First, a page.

I was in a car, on my way to a work retreat for my new job at The Mighty, a popular mental health and disability blog site. The driver, a woman from Fresno who blogs about her life with a vascular birthmark, explained that she didn’t care for driving in Los Angeles. She turned to another woman who sat in the passenger seat, a blogger who focuses on disability issues from the perspective of a Christian and a parent of disabled children. After talk of traffic was over, they resumed their conversation about the famous bloggers who had reached out to them.
I tried to block the sound of their voices from my mind so that I could be fully engaged with the person sitting next to me. I sat in the backseat and was enjoying a nice conversation with another new co-worker who had flown from her home in New Orleans to participate in today’s activities. I’d perked up when she’d told me where she was from. Our conversation had taken off when I explained that I loved the city and that my family has some Creole ancestry.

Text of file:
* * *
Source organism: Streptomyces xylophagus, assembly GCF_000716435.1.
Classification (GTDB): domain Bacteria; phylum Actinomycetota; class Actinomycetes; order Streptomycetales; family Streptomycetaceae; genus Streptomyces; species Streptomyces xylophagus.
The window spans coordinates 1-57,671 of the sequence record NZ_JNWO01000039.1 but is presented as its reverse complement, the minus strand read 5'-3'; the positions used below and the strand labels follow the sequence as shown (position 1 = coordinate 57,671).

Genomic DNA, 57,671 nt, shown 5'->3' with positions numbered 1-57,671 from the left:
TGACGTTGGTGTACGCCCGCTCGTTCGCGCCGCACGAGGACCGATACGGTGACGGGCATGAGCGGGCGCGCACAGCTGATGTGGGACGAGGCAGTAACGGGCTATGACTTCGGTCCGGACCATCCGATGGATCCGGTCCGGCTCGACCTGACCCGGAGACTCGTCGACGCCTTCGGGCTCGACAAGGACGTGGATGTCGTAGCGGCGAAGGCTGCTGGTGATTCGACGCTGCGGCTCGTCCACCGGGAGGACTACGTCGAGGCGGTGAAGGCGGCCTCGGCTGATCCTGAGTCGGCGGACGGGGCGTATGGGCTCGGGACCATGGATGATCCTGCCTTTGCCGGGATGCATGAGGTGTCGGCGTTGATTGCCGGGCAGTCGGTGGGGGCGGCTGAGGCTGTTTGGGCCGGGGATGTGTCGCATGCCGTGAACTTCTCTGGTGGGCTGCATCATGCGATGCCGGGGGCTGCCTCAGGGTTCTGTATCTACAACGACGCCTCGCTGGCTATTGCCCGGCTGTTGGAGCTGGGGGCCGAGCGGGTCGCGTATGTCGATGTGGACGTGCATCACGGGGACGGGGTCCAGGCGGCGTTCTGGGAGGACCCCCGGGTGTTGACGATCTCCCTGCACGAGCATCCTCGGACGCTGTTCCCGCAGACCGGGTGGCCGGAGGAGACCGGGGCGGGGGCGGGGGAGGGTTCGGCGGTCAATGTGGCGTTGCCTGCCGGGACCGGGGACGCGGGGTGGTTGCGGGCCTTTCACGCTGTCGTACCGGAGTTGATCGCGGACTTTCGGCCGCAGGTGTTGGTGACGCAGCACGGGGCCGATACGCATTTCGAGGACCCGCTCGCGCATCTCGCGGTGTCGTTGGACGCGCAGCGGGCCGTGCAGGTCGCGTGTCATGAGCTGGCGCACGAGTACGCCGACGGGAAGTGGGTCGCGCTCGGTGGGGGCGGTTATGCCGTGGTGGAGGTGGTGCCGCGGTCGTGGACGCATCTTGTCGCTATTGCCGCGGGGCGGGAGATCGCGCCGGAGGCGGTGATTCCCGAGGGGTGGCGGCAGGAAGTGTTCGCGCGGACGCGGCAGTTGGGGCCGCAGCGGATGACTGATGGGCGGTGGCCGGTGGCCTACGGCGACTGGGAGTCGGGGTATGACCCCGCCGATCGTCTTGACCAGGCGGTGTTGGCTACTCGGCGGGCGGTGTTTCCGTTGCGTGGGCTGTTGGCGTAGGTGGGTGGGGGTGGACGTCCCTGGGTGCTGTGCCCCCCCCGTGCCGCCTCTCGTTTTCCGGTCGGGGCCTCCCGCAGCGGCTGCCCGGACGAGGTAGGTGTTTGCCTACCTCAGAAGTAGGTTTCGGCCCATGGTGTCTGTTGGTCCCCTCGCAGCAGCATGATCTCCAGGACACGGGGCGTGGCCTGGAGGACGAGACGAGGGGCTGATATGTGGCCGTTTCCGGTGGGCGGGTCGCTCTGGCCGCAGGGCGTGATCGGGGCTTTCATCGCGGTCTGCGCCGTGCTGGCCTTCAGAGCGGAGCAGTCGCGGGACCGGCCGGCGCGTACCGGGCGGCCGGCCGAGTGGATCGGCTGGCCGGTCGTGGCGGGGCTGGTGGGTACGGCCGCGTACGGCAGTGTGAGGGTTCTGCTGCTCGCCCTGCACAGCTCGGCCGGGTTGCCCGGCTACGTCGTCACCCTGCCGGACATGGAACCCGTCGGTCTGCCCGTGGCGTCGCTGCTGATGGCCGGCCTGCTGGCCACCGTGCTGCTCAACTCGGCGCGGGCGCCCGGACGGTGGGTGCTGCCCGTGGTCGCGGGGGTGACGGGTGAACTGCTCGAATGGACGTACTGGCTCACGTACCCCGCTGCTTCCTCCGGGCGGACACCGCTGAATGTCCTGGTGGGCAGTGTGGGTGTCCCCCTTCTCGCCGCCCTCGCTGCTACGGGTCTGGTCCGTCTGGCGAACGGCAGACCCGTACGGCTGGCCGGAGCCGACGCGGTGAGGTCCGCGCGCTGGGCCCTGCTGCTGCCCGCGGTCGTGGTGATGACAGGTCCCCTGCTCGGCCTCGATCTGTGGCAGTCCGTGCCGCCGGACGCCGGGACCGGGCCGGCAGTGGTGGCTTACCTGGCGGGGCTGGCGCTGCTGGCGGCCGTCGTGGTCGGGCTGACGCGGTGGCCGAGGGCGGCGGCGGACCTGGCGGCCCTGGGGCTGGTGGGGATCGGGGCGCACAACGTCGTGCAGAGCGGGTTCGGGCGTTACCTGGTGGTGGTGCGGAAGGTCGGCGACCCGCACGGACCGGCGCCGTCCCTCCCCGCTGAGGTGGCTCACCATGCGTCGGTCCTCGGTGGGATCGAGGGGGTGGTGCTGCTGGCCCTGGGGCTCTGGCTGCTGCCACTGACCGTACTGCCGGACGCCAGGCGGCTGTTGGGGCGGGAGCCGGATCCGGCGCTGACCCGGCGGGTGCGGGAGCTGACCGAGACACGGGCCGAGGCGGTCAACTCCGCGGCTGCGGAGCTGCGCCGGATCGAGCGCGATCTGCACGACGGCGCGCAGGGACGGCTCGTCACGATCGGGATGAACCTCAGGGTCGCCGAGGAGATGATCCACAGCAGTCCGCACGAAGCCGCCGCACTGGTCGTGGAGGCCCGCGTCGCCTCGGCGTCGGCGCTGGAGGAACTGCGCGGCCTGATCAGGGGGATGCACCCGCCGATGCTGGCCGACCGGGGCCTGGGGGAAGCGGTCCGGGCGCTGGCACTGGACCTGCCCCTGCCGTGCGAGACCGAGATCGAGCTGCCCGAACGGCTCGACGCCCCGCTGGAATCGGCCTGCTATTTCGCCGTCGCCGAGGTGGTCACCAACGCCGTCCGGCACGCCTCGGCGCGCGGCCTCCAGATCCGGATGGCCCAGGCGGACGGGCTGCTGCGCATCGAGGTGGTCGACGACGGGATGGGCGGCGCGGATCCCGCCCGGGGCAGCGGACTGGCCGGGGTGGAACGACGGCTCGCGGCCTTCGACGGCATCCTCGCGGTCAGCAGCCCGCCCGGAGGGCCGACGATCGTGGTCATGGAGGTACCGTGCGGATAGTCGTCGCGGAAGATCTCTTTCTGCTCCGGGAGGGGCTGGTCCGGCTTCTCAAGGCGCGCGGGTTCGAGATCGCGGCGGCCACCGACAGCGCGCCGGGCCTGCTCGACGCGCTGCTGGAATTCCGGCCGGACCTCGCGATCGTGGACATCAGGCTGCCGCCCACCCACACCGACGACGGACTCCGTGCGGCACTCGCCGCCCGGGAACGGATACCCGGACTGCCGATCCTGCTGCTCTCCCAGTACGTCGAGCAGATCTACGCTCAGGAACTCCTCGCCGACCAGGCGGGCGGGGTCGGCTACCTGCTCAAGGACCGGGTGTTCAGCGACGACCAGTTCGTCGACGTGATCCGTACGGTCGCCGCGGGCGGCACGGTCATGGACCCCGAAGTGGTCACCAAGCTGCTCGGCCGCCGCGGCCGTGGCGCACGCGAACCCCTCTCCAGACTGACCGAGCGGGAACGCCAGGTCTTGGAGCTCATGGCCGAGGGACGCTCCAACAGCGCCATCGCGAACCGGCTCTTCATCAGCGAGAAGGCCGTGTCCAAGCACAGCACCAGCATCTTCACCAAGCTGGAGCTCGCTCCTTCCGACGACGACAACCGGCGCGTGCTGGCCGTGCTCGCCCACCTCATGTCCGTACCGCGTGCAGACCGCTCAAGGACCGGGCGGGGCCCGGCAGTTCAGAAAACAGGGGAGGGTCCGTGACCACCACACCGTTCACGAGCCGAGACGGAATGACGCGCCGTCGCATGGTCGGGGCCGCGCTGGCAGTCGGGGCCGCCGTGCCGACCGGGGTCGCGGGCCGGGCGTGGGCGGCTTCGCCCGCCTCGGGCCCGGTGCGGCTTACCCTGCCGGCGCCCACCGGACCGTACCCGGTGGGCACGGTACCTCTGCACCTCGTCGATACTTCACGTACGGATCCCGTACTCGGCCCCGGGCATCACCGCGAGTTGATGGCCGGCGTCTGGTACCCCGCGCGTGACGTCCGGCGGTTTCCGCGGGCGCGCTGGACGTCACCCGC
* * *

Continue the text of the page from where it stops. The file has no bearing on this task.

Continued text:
It was a beautiful California day, and I was looking forward to the work retreat at The Mighty. The driver maneuvered though Hollywood until she found parking in a cement garage. My new friend from New Orleans got into her wheelchair, and we all ascended a ramp that ended at a glass door. I could already hear loud music, so I pushed my earplugs deeper into my ear canals. When the door opened I was blasted by the sound. I grabbed my Peltor muffs from the strap of my purse and placed them on my head. The confusion and disorientation I experience in response to exposure to loud or prolonged sound descended. I realized I was chanting, “I’m in hell. I’m in hell. I’m in hell.”
My new co-workers seemed to avoid my gaze. We navigated through hallways and corridors, and the music persisted in its relentless assault. When we entered the vast room in which the retreat was to be held, the CEO’s wife noted my earmuffs and steered me aside.